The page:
Rubina, košulja – wide, long dress reaching just above the ankles, made from mixed linen, hemp, and silk fibres; long sleeves, and a skirt made wider by inserted panels, klinovi.
Zubun – similar to the men’s, reaching just above the waist, with little ornamentation; found in the older variants of the costume
Jelek – part of the newer variant, a very short vest sewn from kadifa (silk brocade) and decorated with passementerie and lace.
Gunj – winter or festive long-sleeved jacket sewn from black čoja; there were the daily wear types, noseći gunj, with no ornamentation, and the zborački gunj (fair day jacket) worn at village fairs or church and monastery zborovi.
Aljetak – a garment that had fallen out of use by Filipović’s field research, it was a zubun type long open vest sewn from cream white sukno, with gajtan ornamentation.
Pregača – small, roughly 30 to 35 cm square. A fringed colourful type, potkićena, was worn daily and as part of the festive costume, while a fringeless plainer type, nepotkićena, was worn during mourning.
Tkanica – narrower than the men’s sash, and generally of cotton or linen fibre, often with a decorative fringe on one end; lengths varied, according to both preference and village origin.
Pafte – the niello silver buckles worn by Serbian women in many areas; in this district, they tended to be smaller than the large ones seen in Serbia and Macedonia.
Fesić – a shallow red cap, often decorated in beads and silver coins, worn in the oldest times, nineteenth century and early twentieth century, by unmarried girls
Marama, krpa – white kerchief, tied by braided strings, at the nape of the neck; in some villages, the planinska krpa – mountain kerchief – was hemmed in red blanket stitch; in mourning, the kerchief was across the front such that the mouth was covered.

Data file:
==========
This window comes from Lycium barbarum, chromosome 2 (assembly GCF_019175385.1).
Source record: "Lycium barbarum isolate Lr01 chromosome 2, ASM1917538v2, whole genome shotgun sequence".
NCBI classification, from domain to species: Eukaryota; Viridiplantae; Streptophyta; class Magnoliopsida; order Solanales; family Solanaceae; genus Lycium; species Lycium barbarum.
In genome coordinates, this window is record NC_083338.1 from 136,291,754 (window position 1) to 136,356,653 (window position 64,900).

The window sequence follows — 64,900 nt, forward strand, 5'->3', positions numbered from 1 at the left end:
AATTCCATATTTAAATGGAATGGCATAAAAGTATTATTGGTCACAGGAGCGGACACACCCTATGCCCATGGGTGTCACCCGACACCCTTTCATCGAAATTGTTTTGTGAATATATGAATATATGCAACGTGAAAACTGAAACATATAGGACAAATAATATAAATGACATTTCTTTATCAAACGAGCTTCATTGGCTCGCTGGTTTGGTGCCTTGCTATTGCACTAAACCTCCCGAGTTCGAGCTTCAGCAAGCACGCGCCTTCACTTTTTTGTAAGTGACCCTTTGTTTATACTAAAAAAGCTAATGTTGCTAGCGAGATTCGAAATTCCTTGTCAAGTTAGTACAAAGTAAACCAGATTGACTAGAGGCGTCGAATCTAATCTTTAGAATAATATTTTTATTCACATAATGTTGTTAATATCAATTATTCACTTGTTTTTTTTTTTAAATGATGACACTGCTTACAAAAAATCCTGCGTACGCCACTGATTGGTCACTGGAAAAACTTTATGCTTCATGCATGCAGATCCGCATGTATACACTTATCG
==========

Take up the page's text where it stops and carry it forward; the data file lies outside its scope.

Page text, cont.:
Skvačka – a strap decorated in silver coins that was, in some villages, used to keep the kerchief in place.
Šalić – kerchiefs, industrially made of cotton fabric and printed, usually with floral motifs.
Čarape – socks knit from fine white cotton yarn
Opanci – three types: građeni (homemade, oputnjak type) Visočki (red tanned leather, made in Visoko) and Banjalučki (black, made in Banja Luka)
Nakit – jewelry of various types, mostly silver, was a common adornment, including rings, earrings, large silver crosses and amulets (hamajlije), strings of coins and beads (đerdani, ogrlice, kragne), and pins for caps and kerchiefs (the round igla bašlija and flat igla toplija)
I have only one Travnik costume, all of which I know of was that it came from the village of Turbe (where Serbs are a minority), and that it was worn by an old woman known locally as Baba Petra. It is a lovely piece, one that had been kept in her trousseau for decades. The shirt was in excellent condition despite some yellowing from age, and the short vest clearly had never been worn. The vibrant colours of the apron make it one of my favourite collection pieces. I acquired it in 2014.
Special thanks to Andrej Šakić for the photography for this post.
For further reading:
Andrić, Ivo. (1970) The Vizier’s Elephant: Three Novellas. Gateway – Henry Regnery Co., Chicago.
Blanche Payne Regional Costume Photograph and Drawing Collection. University of Washington Digital Library collection: http://content.lib.washington.edu/payneweb/
Čulić, Zorislava, Helena Volfart-Kojović (1963) Narodne nošnje u Bosni i Hercegovini. Zemaljski Muzej, Sarajevo.
Đukanović Danijela (2013) Kolekcija ženskih košulja s Kraja XIX Do Sredine XX Vijeka Iz Zbirke Tekstila Etnološkog Odjeljenja Muzeja Republike Srpske = Collection of Women’s Shirts from the Late XIX to Mid XX Century from the Collection of Textiles at the Ethnology Department of the Museum of Republic of Srpska. Muzej Republike Srpske.
Filipović, Milenko S. (1969) Prilozi etnološkom poznavanju severoistočne Bosne. Akademija Nauka Bosne i Hercegovine, XVI, vol. 12. Sarajevo.
Popović, Vaso P., Branimir Mašulović (1996) Srpske narodne nošnje – katalog izložbe, Muzej Republike Srpske, Banja Luka i Gradski Muzej, Sombor.
Vasilić Danijela, Vladimir Đukanović (2007) Nakit Od Tepeluka Do Đerdana: Iz Zbirke Nakita Etnološkoh Odeljenja Muzeja Republike Srpske u Banjaluci s Kraja XIX i Iz Prve Polovine XX Veka: Katalog izložbe: Zbirka Strane Umetnosti Muzeja Grada Novog Sada. Muzej Grada Novog Sada.